Compromises to the human airway can manifest in the way we eat, drink, and sleep. Dr. Barry Raphael, an orthodontist with 33 years of experience, discussed these compromises in a session of the Airway Focused Dentistry Mini-Residency. The course was co-developed by Dr. Raphael and Dana Point dentist, Dr. Mark A. Cruz. Compromises include:
The problem of obstructed airways in not only limited to adults with sleep apnea
, Dr. Raphael explained. When a patient suffers from craniofacial dystrophy, the maxilla is down and back, the mandible is retrognathic, and there is insufficient facial support. The nasal cartilage can collapse. However, the shape of the airway drives the shape of the face.
Tethered oral tissues (frenum and tongue-tie)
Most people thought tongue-tie only impeded speech. More recently, lactation consultants say if a person has a poor latch during breast feeding, there is a reason to release the tongue. Tethered frenum can lead to limited tongue movement, maxillary constriction, anterior crowding, and anterior openbite.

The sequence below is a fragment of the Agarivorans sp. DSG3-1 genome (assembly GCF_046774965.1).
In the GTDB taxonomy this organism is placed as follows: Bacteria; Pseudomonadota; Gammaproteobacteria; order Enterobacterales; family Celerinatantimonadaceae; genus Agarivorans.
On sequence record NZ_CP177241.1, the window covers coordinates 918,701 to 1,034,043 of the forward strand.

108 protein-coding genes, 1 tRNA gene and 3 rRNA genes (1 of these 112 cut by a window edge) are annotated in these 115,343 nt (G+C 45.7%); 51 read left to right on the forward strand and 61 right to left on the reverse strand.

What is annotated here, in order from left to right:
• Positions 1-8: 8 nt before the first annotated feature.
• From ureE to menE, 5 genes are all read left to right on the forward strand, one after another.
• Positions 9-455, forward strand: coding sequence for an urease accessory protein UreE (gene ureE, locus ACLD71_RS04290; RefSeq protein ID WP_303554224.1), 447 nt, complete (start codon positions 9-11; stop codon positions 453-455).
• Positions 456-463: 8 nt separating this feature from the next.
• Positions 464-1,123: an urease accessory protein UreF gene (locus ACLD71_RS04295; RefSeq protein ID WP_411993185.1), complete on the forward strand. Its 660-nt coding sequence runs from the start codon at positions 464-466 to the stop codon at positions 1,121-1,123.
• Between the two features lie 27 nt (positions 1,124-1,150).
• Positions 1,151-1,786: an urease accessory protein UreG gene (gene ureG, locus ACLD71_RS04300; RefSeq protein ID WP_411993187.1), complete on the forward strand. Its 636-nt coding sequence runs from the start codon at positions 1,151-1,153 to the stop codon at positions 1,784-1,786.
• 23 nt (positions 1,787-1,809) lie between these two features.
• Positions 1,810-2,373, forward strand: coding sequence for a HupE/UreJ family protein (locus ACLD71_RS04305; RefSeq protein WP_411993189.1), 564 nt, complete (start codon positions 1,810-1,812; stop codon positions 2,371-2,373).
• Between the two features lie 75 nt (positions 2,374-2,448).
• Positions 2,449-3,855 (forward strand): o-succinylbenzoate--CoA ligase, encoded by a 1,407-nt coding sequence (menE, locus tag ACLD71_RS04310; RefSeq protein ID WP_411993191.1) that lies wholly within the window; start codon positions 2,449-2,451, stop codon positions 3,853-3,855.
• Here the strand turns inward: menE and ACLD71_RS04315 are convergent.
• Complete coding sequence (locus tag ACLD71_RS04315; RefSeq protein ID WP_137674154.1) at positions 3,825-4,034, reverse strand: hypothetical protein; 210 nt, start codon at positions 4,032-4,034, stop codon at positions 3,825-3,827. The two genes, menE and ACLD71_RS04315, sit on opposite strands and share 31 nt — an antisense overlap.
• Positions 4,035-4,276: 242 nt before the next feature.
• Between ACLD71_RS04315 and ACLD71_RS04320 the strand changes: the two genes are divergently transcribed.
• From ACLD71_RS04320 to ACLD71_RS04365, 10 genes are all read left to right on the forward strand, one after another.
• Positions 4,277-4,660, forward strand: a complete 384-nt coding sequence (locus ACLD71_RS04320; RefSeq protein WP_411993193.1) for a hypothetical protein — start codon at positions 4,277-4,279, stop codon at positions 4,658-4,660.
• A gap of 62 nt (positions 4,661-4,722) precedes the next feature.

Myofunctional disorders include swallowing and chewing
. A natural competence for swallowing at birth is geared toward suckling and nursing. As an adult, the muscles used for swallowing are different from ones used at birth. The competencies seen in infants during nursing become compensations in the mature swallow, in children and adults.
If children experience difficulty swallowing, then eating is an impediment to breathing. Signs there is difficulty swallowing include mouths hanging open, cheeks puffing out when swallowing, sloppy eating, chewing fast and swallowing to get rid of food in time to take their next breath. The parafunctions are tongue thrusting, facial muscles compensating, and mouthbreathing. Secondary effects include compromised jaw growth, crowded teeth, compromised facial form, and threatened airway. Children who do not swallow well will have smaller airways. Myofunctional therapy can help improve breathing.
Studies show that people breathe heavier and more rapidly than 100 years ago. The idea that people can breathe too much is an interesting concept that many do not understand. However, hyperventilation can occur when people breathe too rapidly. Therefore, breathing bothers sleep. It is not the other way around, Dr. Raphael said.
Understanding the role of the airway and how it leads to sleep disordered breathing and numerous dental health issues is one of the many reasons Drs. Raphael and Cruz developed the mini-residency. They are committed to educating doctors from multiple disciplines throughout the country.